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Unit outline_

CIVL3805: Project Scope, Time and Cost Management

Semester 1, 2020 [Normal day] - Camperdown/Darlington, Sydney

The general aim of this unit of study is to offer the student the opportunity to develop an understanding of the scope, time and cost management in project environments. Students will engage with some of the key concepts and various activities which underpin project scope, time and cost management. At the end of this unit, students will be able to: develop Work Breakdown Structure (WBS), develop network diagrams, and undertake Critical Path Analysis (CPA) and Earned Value Analysis (EVA) using the given project information; explain in depth why scope, time and cost management are important to project management; analyse a project situation that involves scope, time and cost management issues; and explain how the components of scope, time and cost management interrelate in project environments. The syllabus comprises the project planning cycle, working with the project sponsor, scope initiation and definition, project scope definition tools, WBS, network scheduling techniques, CPA, Just-in-Time philosophy, estimating and budgeting, cash flow management, EVA and application of project management software.

Unit details and rules

Academic unit Civil Engineering
Credit points 6
ENGG1865 OR QBUS2350
Assumed knowledge

CIVL2810 or CIVL1810

Available to study abroad and exchange students


Teaching staff

Coordinator Faham Tahmasebinia,
Lecturer(s) Faham Tahmasebinia,
Type Description Weight Due Length
Assignment group assignment Final assignment
Final report submission
70% Week 13 n/a
Outcomes assessed: LO1 LO2 LO3
Presentation group assignment Online Presentation
Online presentation on week 14
30% Week 14 (STUVAC) N/A
Outcomes assessed: LO1 LO2 LO3
group assignment = group assignment ?

Assessment summary

  • Online quizzes: 12 multiple-choice quizzes to be completed on Blackboard eLearning site each Monday during Semester (except for week 10).
  • Mid-semester exam and final exam: Both exams are based on short answer questions.

Detailed information for each assessment can be found on Canvas.

Assessment criteria

The University awards common result grades, set out in the Coursework Policy 2014 (Schedule 1).

As a general guide, a high distinction indicates work of an exceptional standard, a distinction a very high standard, a credit a good standard, and a pass an acceptable standard.

Result name

Mark range


High distinction

85 - 100



75 - 84



65 - 74



50 - 64



0 - 49

When you don’t meet the learning outcomes of the unit to a satisfactory standard.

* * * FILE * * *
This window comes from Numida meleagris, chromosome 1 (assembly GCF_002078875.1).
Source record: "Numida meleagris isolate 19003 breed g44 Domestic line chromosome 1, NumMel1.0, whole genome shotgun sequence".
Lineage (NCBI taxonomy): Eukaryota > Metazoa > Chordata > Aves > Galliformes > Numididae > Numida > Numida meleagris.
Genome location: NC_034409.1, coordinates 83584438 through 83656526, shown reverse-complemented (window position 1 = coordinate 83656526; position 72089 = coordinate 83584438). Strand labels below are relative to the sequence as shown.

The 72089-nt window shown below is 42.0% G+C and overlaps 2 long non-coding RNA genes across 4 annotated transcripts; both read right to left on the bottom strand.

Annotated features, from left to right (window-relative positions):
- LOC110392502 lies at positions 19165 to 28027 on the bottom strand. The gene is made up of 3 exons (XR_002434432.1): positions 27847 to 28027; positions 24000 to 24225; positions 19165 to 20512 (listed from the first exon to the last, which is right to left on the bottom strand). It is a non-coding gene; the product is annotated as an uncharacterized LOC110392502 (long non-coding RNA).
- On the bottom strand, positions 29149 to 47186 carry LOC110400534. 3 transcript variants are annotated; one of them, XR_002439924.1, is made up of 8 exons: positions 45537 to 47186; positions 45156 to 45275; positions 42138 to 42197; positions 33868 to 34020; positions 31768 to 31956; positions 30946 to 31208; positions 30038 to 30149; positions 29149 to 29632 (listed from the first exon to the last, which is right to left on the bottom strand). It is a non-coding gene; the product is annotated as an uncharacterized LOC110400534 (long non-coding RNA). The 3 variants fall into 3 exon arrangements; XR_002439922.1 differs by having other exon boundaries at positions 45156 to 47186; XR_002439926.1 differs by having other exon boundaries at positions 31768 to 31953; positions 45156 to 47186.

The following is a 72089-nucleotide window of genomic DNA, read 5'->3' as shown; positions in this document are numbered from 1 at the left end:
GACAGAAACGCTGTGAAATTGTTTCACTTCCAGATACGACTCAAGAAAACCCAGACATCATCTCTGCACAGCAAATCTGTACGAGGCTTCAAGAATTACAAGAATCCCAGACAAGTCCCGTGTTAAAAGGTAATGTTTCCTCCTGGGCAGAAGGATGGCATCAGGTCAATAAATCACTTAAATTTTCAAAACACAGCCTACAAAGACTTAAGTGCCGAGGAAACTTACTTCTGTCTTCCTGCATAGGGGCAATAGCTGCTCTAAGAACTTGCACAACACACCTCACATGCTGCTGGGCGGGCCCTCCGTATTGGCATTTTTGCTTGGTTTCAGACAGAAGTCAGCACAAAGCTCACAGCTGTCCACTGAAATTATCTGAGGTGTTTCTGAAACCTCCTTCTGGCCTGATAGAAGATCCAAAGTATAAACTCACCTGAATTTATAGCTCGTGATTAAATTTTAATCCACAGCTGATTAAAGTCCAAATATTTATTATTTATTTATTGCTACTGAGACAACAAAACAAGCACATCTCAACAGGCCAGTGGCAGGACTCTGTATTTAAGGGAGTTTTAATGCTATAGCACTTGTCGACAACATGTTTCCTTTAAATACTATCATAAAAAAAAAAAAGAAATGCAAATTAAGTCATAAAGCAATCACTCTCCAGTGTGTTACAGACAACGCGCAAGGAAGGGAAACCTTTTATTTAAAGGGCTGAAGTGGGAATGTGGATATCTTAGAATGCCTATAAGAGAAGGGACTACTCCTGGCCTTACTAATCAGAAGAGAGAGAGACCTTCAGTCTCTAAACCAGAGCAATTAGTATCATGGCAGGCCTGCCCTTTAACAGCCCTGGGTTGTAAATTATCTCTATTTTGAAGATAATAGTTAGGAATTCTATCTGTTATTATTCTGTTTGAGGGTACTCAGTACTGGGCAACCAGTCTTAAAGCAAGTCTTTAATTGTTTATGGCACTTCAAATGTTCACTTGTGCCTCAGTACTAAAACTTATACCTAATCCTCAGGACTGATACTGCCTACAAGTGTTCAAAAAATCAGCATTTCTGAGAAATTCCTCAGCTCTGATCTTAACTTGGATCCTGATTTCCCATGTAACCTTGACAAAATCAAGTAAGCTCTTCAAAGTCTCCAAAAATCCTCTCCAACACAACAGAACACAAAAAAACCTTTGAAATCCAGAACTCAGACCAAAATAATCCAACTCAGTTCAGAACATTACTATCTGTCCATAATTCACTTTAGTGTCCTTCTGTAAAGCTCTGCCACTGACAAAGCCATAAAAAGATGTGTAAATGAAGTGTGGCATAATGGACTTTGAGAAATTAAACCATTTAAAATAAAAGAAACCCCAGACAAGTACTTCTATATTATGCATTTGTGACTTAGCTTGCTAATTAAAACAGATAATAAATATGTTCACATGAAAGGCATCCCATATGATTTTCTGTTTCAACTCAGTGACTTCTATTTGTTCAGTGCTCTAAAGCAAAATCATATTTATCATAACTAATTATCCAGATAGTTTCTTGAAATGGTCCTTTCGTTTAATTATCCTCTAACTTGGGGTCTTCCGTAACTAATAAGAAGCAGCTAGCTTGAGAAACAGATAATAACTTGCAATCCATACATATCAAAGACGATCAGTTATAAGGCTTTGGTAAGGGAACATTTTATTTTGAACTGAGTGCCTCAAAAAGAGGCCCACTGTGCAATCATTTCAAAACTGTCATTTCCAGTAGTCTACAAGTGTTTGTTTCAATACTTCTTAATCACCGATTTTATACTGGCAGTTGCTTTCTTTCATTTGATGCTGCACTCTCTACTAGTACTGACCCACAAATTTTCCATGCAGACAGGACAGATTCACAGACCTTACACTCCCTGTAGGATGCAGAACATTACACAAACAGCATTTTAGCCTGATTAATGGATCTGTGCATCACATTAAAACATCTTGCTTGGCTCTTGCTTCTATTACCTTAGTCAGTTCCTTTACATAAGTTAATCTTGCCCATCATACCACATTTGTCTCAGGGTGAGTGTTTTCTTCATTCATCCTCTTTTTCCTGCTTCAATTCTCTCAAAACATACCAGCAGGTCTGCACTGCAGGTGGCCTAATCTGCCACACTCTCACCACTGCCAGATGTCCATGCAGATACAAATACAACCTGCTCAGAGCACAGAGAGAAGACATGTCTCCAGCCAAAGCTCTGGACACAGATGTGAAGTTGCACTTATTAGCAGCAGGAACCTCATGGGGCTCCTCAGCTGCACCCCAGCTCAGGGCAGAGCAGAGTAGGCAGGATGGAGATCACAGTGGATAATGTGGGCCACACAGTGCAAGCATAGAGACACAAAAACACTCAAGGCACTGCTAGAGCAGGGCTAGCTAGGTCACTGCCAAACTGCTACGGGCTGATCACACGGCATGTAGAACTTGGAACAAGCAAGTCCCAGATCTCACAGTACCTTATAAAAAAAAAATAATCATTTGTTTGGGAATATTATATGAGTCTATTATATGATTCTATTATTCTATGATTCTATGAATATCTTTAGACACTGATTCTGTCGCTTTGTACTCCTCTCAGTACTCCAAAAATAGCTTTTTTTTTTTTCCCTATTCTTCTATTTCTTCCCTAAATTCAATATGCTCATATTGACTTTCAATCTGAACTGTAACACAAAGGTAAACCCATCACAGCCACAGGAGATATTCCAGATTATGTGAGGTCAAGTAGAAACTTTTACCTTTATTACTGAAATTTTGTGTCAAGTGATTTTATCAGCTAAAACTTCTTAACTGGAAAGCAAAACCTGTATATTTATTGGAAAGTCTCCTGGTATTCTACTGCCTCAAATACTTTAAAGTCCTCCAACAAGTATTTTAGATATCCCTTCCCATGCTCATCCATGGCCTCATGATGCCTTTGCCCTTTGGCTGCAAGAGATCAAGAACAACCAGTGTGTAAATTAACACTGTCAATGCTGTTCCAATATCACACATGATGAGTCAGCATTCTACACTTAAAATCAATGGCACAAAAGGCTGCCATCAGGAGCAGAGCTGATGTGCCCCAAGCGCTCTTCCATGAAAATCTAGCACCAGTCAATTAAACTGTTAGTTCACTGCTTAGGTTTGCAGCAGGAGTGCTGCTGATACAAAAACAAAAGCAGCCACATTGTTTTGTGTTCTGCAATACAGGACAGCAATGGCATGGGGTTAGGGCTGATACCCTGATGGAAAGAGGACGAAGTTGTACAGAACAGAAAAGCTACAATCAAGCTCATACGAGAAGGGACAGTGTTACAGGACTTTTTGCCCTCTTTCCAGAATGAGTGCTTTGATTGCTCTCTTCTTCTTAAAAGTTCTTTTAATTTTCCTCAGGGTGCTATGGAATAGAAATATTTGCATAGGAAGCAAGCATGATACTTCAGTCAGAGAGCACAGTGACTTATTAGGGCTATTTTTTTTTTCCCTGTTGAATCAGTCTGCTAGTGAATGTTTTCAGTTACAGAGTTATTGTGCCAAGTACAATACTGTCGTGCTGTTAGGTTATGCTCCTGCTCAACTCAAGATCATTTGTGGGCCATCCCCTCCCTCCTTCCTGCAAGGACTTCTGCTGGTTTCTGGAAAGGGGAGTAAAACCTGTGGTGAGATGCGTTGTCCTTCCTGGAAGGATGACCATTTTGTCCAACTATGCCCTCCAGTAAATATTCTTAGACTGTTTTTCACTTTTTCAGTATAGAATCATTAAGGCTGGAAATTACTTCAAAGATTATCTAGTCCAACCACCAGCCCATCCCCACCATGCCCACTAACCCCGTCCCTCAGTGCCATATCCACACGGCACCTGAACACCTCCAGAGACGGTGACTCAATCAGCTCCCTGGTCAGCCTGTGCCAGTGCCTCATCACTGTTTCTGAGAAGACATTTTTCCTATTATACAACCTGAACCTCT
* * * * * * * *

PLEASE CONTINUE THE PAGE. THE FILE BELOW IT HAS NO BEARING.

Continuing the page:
For more information see guide to grades.

Late submission

In accordance with University policy, these penalties apply when written work is submitted after 11:59pm on the due date:

  • Deduction of 5% of the maximum mark for each calendar day after the due date.
  • After ten calendar days late, a mark of zero will be awarded.

Academic integrity

The Current Student website  provides information on academic integrity and the resources available to all students. The University expects students and staff to act ethically and honestly and will treat all allegations of academic integrity breaches seriously.  

We use similarity detection software to detect potential instances of plagiarism or other forms of academic integrity breach. If such matches indicate evidence of plagiarism or other forms of academic integrity breaches, your teacher is required to report your work for further investigation.

You may only use artificial intelligence and writing assistance tools in assessment tasks if you are permitted to by your unit coordinator, and if you do use them, you must also acknowledge this in your work, either in a footnote or an acknowledgement section.

Studiosity is permitted for postgraduate units unless otherwise indicated by the unit coordinator. The use of this service must be acknowledged in your submission.

Simple extensions

If you encounter a problem submitting your work on time, you may be able to apply for an extension of five calendar days through a simple extension.  The application process will be different depending on the type of assessment and extensions cannot be granted for some assessment types like exams.

Special consideration

If exceptional circumstances mean you can’t complete an assessment, you need consideration for a longer period of time, or if you have essential commitments which impact your performance in an assessment, you may be eligible for special consideration or special arrangements.

Special consideration applications will not be affected by a simple extension application.

Using AI responsibly

Co-created with students, AI in Education includes lots of helpful examples of how students use generative AI tools to support their learning. It explains how generative AI works, the different tools available and how to use them responsibly and productively.